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COVID-19 RULES

EXPLAINED: Why Germany is in a bitter row over Covid measures

From Sunday, almost all Covid restrictions across Germany will be lifted unless states declare themselves a 'hotspot'. But a row has been brewing for weeks over the government's new Covid laws. Here's what you need to know.

People walk in the centre of Stralsund, Mecklenburg-Western Pomerania.
People walk in the centre of Stralsund, Mecklenburg-Western Pomerania. The German state has declared itself a Covid hotspot. Photo: picture alliance/dpa | Stefan Sauer

What’s happening?

March 20th was meant to be Germany’s version of ‘freedom day’, when far-reaching Covid restrictions were to be lifted. 

But most German states chose to extend the current restrictions – like the ‘G’ Covid entry pass system to get into public places like restaurants – until early April under a special two-week transition period.

That grace period finishes on April 2nd, meaning that German states will have to get rid of Covid restrictions because the legal basis will be gone. A handful of state ministers pushed for a four-week extension at the health ministers’ conference on Monday but were unable to secure a majority for the move. 

That means that from Saturday, April 2nd, masks should no longer be mandatory in shops and restaurants (but will remain in local public transport and places like hospitals), and people generally won’t have to show proof of vaccination, recovery or a Covid test to go into public places (the 3G rule).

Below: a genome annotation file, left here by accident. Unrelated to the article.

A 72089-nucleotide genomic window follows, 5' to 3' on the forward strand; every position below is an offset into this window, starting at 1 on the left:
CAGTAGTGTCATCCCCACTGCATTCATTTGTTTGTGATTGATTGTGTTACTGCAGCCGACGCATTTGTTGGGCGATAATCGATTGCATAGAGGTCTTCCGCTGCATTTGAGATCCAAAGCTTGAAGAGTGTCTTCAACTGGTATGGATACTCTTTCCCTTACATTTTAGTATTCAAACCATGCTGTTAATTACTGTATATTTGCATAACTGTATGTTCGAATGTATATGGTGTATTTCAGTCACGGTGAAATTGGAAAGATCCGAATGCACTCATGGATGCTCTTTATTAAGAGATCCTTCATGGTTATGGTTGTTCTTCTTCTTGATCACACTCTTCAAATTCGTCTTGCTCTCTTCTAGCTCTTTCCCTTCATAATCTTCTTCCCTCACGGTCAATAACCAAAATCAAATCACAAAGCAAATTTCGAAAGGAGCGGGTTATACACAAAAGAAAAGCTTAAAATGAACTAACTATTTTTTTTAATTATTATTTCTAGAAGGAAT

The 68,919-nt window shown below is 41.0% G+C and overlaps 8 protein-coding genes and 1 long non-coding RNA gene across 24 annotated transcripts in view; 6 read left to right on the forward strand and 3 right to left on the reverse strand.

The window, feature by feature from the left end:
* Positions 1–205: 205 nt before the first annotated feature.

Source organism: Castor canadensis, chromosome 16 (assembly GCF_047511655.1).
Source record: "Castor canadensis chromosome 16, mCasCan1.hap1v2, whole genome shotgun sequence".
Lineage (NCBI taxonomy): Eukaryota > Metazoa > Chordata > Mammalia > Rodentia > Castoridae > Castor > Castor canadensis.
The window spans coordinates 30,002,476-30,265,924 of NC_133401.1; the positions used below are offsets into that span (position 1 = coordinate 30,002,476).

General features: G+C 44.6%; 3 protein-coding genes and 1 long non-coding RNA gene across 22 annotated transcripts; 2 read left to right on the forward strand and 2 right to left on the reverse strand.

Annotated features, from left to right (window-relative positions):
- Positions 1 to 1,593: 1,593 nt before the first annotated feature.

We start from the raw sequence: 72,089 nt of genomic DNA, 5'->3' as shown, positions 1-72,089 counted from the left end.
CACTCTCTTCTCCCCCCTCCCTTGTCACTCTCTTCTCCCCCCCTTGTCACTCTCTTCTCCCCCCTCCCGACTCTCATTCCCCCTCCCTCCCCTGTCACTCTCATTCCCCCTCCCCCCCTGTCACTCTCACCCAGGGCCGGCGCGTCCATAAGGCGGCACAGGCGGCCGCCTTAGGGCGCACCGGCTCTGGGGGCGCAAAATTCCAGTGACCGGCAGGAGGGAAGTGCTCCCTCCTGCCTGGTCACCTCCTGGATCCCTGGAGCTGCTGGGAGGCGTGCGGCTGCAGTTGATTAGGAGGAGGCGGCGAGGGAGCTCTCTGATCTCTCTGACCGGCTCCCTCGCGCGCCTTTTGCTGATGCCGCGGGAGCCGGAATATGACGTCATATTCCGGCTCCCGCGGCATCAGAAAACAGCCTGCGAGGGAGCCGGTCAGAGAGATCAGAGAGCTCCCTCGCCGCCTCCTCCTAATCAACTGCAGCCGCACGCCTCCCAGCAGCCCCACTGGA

There is, however, a special mechanism in the new Covid Infection Protection Law called the ‘hotspot’ regulation, and if state parliaments believe it’s a critical situation and vote this in, then tougher Covid measures can stay in place. 

However, many people say the hotspot regulation is confusing and not clearly defined – cue a lot of aggro among the states. 

Who’s unhappy?

Several states say that legally binding criteria in order to declare a state or region as a Covid hotspot is lacking. But Health Minister Karl Lauterbach, of the Social Democrats, made it clear on Monday that the latest version of the Infection Protection Act would not be changed again.

Health policy spokesman for the CDU/CSU parliamentary group, Tino Sorge, told the Augsburger Allgemeine: “The central terms of the hotspot regulation should have been defined in the law, with clear thresholds and transparent criteria.”

Sorge said that major Covid rules being imposed cannot be linked to “vague words – especially not across the board for an entire federal state”.

A person walks in Berlin holding an FFP2 mask.

A person walks in Berlin holding an FFP2 mask. Photo: picture alliance/dpa/dpa-Zentralbild | Fernando Gutierrez-Juarez

State health Ministers on Monday held a meeting in a last ditch attempt to try and get a clearer statement from the federal government on the hotspot rule.

“Health Minister Lauterbach and Justice Minister Buschmann failed miserably at this,” said Sorge, who as a member of the CDU forms part of the opposition. 

READ ALSO: German health ministers want Covid rules ‘extended until May’

Yet it’s not just opposition politicians who have raised concerns about the rule. 

Chief Executive of the German Association of Towns and Municipalities, Gerd Landsberg, also sees problems.

“Regrettably, the legislator has not defined any criteria under which conditions a hotspot regulation can be considered,” he told the Rheinische Post.

“Already from the point of view of time, it might be questionable whether the state parliaments could enact individual regulations for individual regions – for example during holiday periods,” Landsberg said.

“That is why we expect the states to agree on a regulation that is as uniform as possible, so that an entire area or large parts can also be declared a hotspot as a precaution.”

Chief executive of the German Association of Cities, Helmut Dedy, told the Redaktionsnetzwerk Deutschland (RND) that the new Infection Protection Act curtails the toolbox for states and cities.